Christian author Philip Yancy writes, “Doubt is the skeleton in the closet of faith, and I know no better way to treat a skeleton than to bring it into the open and expose it for what it is: not something to hide or fear, but a hard structure on which living tissue may grow."

Thomas may express a reluctance to believe his friend’s accounts of the resurrection, but Jesus does not chastise him for his doubt.
Jesus appears a second time to give Thomas what the other disciples had already experienced - the sight of the risen Christ in the flesh.
And he offers a blessing for those who would come after – the church –
those of us who have no option but to believe without having seen.

The reality is that none of the disciples had believed on faith alone.
They sat huddled in a locked room, convinced that Jesus was dead and buried, despite having been told by the women that the tomb was found empty.
If they had truly believed without seeing, they would have been out shouting it in the streets rather than hiding behind a locked door in fear for their lives.

But Jesus walks through the locked door and meets them in their fear.
And he greets them by saying, “Peace be with you.”

He does not scold them for ignoring the significance of the empty tomb,
he doesn’t admonish them for hiding themselves away rather than spreading the good news of the resurrection….and he never asks them, “Why?”
“Why did you run when I needed you most?”
“Why did you abandon me and lose faith in the one moment that you had to prove yourself as true disciples?”

Jesus doesn’t return to his disciples to render judgment.
He doesn’t come to place blame.
He doesn’t come seeking revenge.
He doesn’t appear in the Temple or the Roman court before those who had him killed in a defiant show of “I told you so.”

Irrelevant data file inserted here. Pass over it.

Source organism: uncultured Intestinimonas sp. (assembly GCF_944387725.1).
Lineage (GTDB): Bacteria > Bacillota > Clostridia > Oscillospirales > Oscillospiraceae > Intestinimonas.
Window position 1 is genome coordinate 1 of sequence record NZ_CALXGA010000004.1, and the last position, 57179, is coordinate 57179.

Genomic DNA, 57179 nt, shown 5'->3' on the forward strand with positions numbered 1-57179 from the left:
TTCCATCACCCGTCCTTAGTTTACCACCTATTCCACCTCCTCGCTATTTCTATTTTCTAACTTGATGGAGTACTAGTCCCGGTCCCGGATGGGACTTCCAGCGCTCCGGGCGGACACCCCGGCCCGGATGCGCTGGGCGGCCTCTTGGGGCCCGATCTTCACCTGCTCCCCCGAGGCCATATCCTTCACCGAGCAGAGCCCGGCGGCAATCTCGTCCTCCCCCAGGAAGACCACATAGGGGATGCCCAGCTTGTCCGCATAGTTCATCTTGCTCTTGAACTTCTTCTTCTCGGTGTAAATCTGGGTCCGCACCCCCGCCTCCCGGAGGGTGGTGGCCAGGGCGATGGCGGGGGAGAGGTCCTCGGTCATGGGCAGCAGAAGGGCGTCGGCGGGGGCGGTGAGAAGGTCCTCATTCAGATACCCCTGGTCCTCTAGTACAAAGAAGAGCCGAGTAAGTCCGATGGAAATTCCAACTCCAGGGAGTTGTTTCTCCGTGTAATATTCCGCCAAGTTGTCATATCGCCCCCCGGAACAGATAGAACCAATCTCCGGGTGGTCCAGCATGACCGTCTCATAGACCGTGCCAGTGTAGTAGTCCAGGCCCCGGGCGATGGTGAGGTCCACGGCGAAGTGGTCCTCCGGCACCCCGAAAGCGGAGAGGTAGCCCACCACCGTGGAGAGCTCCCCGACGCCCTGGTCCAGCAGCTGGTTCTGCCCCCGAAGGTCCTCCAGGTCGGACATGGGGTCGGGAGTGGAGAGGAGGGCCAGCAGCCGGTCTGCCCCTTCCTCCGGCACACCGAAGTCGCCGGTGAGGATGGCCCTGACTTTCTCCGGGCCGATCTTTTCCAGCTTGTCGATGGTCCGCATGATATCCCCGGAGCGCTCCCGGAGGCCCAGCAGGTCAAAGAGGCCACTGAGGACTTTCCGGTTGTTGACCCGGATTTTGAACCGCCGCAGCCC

Instead he comes to his friends, those who loved him most, with the greeting, “Peace, be with you.”

Jesus gave them what they needed.
Love…reassurance….and the Spirit of God that he breathed out upon them, to strengthen and inspire them for the task that lay before them –
the building of the church. 

He met his disciples right where they were, in the locked room, fears and doubts and all.
And because Thomas wasn’t there the first time, he came back a week later and did it all over again.

Perhaps Thomas didn’t need to touch Jesus as much as he needed to be touched by Jesus.
He needed to know that he was not forgotten.
He needed Jesus to reach out to him and include him amongst those he had called to carry on his name.
And that’s what Jesus did.
He reached out to Thomas in Spirit, just as he reaches out to us.

The only difference is, we can’t see Jesus.
At least not in the way that his disciples saw him.

But we can see Jesus in so many other ways.
In the faces and actions of those who give so much of themselves in the name of love.
In the difficult choices that we make to include everyone at the table, even if it means facing our fear that there will be less to go around.
We see Jesus in as many ways as there are people seeking to see him.